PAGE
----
TELEPHONES, PART 2 | Saul Bass + The Bell Telephone Logo

Much has been written about the incredible Saul Bass and his redesign of the Bell System logo in 1969.

His task was to transform the company’s image from:

Ad for Bell Telephone long distance service in 1955 via

PHOTO > Mike F via Flickr

to that of a contemporary, cutting-edge telecommunications company.

Someone else has pointed out that his logo for the Bell System is the equivalent of an extra symbol for the Helvetica typeface,

and I think they make a strong argument. Nothing said “contemporary” and “Corporate America” better in 1969 than Helvetica.

Bass’ logo achieved a remarkable 93 percent recognition rate in the United States during its fairly brief lifetime. As a pictogram, it was perhaps without equal in the U.S.A.

PHOTO > Bravo Six Niner Delta via Flickr

PHOTO > weatherpatternvia Flickr




Loads have been written about the logo, so I won’t dwell on it.

Instead, I’d like to point you in the direction of an amazing (to me, anyway) film that Bass produced as communication tool to present his redesign. This was not for public consumption; it was to convince Bell execs to get with the times, because the times, they were a’changing.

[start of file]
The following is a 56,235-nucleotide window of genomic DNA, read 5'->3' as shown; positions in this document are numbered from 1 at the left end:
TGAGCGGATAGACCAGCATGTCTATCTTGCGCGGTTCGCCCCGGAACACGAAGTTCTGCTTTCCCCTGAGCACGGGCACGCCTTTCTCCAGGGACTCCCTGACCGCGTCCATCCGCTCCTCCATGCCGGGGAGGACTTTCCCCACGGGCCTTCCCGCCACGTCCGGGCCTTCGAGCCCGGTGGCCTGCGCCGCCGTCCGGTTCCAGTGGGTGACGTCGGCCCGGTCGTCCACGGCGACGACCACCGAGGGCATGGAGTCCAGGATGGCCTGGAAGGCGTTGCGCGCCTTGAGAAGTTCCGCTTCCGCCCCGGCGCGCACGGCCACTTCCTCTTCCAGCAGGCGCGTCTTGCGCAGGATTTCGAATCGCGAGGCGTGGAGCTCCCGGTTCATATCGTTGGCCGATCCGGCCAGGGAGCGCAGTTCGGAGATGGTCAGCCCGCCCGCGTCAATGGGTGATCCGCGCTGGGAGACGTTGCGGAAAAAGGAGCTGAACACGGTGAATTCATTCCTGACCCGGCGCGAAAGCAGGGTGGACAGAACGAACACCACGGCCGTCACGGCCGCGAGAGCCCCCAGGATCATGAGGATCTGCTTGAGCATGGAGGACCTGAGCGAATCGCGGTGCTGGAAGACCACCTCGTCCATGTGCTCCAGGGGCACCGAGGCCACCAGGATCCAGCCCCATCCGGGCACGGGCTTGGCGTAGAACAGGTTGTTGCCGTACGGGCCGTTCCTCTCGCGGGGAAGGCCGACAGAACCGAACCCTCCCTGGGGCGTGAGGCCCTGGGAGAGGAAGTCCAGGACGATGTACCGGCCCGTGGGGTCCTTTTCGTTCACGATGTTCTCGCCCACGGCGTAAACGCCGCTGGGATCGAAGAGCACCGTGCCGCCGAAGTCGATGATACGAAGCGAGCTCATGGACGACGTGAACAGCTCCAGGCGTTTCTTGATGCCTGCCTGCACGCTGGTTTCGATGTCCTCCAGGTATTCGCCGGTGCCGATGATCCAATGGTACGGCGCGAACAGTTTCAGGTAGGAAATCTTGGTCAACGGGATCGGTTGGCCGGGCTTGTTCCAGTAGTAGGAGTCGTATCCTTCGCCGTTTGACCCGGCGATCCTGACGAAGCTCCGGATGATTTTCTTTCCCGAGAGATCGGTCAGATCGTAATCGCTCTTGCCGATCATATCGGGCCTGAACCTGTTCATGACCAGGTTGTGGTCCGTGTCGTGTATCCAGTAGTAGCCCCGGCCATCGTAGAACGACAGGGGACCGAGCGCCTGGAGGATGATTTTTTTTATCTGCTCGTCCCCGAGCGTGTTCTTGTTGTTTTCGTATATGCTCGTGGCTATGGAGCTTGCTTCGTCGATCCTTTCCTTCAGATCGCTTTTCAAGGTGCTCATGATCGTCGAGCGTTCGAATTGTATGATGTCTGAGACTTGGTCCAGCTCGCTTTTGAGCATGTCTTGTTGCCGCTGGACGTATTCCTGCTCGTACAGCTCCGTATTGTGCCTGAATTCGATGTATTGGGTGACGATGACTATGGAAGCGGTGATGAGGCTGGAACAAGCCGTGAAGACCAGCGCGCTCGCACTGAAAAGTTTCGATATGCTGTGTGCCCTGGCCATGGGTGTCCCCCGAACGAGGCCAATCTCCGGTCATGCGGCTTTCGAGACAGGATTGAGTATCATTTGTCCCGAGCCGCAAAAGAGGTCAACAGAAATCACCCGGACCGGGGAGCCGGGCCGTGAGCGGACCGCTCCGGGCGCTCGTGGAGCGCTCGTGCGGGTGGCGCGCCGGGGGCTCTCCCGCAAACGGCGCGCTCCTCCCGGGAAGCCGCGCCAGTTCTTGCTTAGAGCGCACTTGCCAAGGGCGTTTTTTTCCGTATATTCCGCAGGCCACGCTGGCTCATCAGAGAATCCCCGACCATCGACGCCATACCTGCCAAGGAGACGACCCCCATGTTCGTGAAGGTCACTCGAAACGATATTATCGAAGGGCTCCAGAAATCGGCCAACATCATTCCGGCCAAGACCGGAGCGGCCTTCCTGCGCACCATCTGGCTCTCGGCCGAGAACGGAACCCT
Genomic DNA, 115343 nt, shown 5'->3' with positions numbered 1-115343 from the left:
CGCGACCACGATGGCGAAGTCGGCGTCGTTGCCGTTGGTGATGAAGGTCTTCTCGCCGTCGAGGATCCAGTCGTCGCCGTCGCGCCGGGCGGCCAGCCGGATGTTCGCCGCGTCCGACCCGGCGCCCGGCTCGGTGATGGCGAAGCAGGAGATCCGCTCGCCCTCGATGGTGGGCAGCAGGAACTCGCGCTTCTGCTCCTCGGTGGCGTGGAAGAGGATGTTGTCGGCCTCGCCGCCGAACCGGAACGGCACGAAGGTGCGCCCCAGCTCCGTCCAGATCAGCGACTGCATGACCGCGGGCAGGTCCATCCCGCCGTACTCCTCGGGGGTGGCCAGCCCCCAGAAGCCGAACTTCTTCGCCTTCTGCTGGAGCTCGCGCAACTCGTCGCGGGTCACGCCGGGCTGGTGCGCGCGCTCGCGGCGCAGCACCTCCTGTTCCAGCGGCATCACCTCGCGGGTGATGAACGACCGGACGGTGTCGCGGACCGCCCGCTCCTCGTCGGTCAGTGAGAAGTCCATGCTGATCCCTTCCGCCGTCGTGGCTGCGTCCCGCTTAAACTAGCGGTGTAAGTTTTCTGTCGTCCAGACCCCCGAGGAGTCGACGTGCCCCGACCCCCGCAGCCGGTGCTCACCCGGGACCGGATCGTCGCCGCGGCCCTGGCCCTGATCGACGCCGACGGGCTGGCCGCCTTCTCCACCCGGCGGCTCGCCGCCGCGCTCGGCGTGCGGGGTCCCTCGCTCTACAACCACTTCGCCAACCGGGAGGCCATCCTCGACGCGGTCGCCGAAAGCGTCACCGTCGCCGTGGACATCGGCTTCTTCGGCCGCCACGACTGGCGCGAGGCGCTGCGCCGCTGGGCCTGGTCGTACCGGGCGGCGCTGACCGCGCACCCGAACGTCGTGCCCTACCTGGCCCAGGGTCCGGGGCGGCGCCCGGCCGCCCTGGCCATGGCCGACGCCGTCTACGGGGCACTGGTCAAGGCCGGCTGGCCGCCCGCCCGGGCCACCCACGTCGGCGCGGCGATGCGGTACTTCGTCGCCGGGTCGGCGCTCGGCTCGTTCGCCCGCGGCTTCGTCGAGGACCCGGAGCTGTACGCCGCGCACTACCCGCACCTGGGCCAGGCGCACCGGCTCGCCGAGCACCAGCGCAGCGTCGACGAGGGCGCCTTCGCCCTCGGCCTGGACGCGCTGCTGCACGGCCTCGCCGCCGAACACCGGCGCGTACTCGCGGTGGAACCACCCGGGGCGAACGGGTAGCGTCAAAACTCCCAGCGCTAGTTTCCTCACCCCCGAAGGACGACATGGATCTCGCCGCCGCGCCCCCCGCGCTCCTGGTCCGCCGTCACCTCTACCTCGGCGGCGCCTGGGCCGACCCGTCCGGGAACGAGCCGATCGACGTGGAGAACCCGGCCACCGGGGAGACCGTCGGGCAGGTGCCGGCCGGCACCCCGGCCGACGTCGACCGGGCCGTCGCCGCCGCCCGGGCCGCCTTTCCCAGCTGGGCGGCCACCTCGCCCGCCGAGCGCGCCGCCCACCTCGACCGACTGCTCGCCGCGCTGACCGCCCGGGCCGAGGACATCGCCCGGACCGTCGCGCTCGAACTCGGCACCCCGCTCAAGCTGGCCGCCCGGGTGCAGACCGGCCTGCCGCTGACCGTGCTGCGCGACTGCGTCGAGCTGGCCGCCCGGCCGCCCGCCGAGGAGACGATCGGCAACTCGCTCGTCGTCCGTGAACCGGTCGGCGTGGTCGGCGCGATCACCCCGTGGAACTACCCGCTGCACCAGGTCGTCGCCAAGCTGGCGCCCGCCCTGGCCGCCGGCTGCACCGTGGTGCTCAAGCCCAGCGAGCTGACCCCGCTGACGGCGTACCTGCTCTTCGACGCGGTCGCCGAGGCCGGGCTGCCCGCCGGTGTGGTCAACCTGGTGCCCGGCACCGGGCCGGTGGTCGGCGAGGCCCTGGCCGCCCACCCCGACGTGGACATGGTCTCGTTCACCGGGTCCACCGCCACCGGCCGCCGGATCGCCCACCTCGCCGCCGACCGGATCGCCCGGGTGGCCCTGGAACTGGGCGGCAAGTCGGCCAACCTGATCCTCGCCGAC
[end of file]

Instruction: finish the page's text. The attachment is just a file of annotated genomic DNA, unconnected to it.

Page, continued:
The film comes from the Bell Archives and, at 27:00, may seem a bit lengthy, but if you’re at all interested in the era (Vietnam and integration, expos and lunar launches) or the history of graphic design and one of its high priests, I think you’ll find the time extraordinarily well spent.

Here are a few teaser screenshots to whet your appetite:

PHOTO > The Looniverse

Bass logo: rotary dial numbercard

The Bell Telephone System undertook the largest corporate identity program in the United States of America. The project consisted of the redesign of: 135,000 Bell System fleet vehicles; 22,000 buildings; 1,250,000 phone booths; and 170,000,000 telephone directories. The company then had 1,060,000 employees and 80,000,000 customers. It took five years to implement this program — from 1969-1972 — without the aid of computers.

SOURCE > Bell System Memorial

P.S. designKULTUR would be remiss in not mentioning its disdain for Bass’ follow-up to the Bell Bell – the AT&T uniblob or “Death Star.”

The ’80s were an unfortunate exercise in design, and this logo stunk upon its debut in 1984 and still stinks today. “Death Star,” indeed:

AT&T Tech Channel | Saul Bass Pitches the New Bell Systems Logo

Bell System Memorial | Bell Logo History

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